The nature of FBSS is complex as it involves both neuropathic and nociceptive elements. Treatment is challenging [21]. Healthcare providers have established many management options. Evidence-based guidelines have been published to aid in selection of the best treatment [222324]. The guidelines recommend initial conservative management. Concerning pharmacological options, oral amitriptyline, gabapentin, or pregabalin are the suggested first-line treatments for neuropathic pain [24].
In the case of chronic low back pain, guidelines recommend interdisciplinary rehabilitation with a cognitive and behavioral emphasis [22]. A prospective study compared the interdisciplinary treatment response between non-FBSS and FBSS patients [25]. Improvement in pain and functional level was evident for both groups. When management is unsatisfactory, further steps may be considered; these include epidural corticosteroid administration, pulsed radiofrequency treatment, and percutaneous epidural adhesiolysis [262728].
In most cases, another surgery is not indicated as the success rate declines after subsequent procedures and only 20%–30% of the repeated lumbosacral operations are effective [129]. Surgery is recommended only in the presence of detectable neurological lesion that is amenable to a surgical procedure [30].
Regarding therapy-refractory FBSS where the implemented conservative treatment did not achieve adequate pain relief, SCS is strongly recommended [27]. FBSS is currently the most common indication for SCS in the United States [31]. It is generally considered as one of the last resorts in the pain management algorithm [3233] (Fig. 1).
In 2008 the United Kingdom National Institute for Clinical Excellence released a guidance for SCS implementation for patients suffering from severe, prolonged pain responsive to trial stimulation in FBSS, complex regional pain syndrome (CRPS), and neuropathic pain [34]. The American Academy of Pain Medicine defined crucial assumptions for a successful screening trial, namely: 50% or more pain relief persisting despite provocative physical therapy, stable or decreased analgesic dosage, patient satisfaction with the SCS results, and patient ability to maintain the technical aspect of the device [35]. The British Pain Society still believes that more high-quality RCTs are needed for SCS as a reliable method of treatment. Nonetheless, the society supports SCS therapy under the condition of appropriately and carefully selected patients by thoroughly prepared multidisciplinary teams. The society published recommendations for best clinical practice and the context of SCS usage; these emphasize a multidisciplinary approach to properly assess patients [34]. SCS therapy in carefully selected FBSS patients presenting mainly radicular pain, declaring a reasonable level of expectations and the need for compliance, combined with a strict cooperation with a multidisciplinary team of specialists, is likely to be the new standard of good clinical practice.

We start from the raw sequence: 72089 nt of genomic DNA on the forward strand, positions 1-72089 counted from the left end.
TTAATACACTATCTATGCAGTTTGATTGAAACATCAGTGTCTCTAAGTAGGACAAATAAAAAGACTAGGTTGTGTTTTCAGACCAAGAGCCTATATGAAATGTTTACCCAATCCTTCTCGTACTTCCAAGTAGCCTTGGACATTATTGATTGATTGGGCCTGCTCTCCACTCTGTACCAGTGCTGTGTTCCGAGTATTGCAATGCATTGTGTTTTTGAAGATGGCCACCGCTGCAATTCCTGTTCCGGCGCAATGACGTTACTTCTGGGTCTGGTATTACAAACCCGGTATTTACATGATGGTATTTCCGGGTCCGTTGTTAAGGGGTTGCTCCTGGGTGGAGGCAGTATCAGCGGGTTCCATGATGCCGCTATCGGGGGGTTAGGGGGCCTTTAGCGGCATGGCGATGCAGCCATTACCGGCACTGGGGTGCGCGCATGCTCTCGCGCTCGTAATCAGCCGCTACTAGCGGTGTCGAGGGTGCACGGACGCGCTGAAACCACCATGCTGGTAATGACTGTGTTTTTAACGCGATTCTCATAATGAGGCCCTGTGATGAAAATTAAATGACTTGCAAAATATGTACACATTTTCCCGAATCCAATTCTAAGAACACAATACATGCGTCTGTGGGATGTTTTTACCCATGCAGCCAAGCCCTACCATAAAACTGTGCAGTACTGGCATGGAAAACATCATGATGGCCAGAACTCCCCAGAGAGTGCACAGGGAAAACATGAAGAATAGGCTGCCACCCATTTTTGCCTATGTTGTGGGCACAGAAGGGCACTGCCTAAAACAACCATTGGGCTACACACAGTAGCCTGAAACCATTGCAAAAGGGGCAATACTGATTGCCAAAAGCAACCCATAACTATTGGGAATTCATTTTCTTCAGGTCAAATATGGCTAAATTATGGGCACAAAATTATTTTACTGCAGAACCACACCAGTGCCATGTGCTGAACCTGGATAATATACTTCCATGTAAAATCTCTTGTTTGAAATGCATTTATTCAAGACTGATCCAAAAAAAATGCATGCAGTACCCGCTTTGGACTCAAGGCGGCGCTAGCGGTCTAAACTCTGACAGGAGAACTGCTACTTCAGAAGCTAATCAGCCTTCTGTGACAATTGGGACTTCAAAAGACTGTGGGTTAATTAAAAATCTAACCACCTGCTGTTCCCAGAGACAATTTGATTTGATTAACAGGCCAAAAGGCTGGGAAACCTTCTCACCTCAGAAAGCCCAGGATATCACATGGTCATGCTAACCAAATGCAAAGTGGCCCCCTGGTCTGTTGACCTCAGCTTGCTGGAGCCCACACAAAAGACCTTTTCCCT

Pathophysiologic background of SCS

Electrotherapy has its beginning in 1965 when Melzack and Wall [36] proposed the gate control theory. The theory posited that nerves carrying pain stimuli and vibration and touch sensations both terminate in the dorsal horn of the spinal cord. Activation of large myelinated A-fibres can suppress the transmission of pain stimulus through the spinal integrative center (the gate) [3738].
In 1989 the U.S. Food and Drug Administration approved SCS to treat pain from nerve damage in the trunk, arms, or legs, including unilateral or bilateral pain associated with FBSS, which was defined as pain continuing or resuming despite an operative procedure undertaken to correct the cause of the pain.

Device and Its Implantation

A proposed mechanism of pain signal inhibition by SCS stimuli is shown in Fig. 2. A typical SCS device consists of four components: a pulse generator, a lead that connects the electrode(s) contacts to the electrical pulse generator, an extension cable that connects the lead(s) to the pulse generator, and a remote controller to turn the stimulator on or off and to adjust the level of stimulation. SCS implantation usually consists of two phases. Patient selected for SCS implantation should have a stimulation trial, using externalized leads to mimic the effects of a true neurostimulator. If the stimulation trial is successful, permanent surgical implantation of a spinal stimulator is performed.

Complications

Most studies have reported generally minor adverse effects, except for a few cases of epidural abscess, thrombosis, meningism, cerebrospinal fluid (CSF) fistula, and hemorrhage. The most common reported complication was lead migration (15%–28% when traditional SCS was used and 2%–2.5% when new SCS techniques were used), followed by local wound infection, pocket pain, loss of therapeutic effect, or CSF leak with headache [3940414243].

Evidences for SCS Effectiveness in FBSS

Clinical studies have shown improvement of 50% to 70% concerning decreased dosages of analgesics, decreased pain intensity scores, and functional amelioration [44]. Although SCS declines in effectiveness over time due to the growing central nervous system tolerance in 20% to 40% of patients, still advantages outrank reoperation [45]. Literature reviews have documented an increasing treatment efficacy in FBSS with time, with pain reduced by over 50% and medical usage reduced by 41% to 84% in the majority of patients [454647].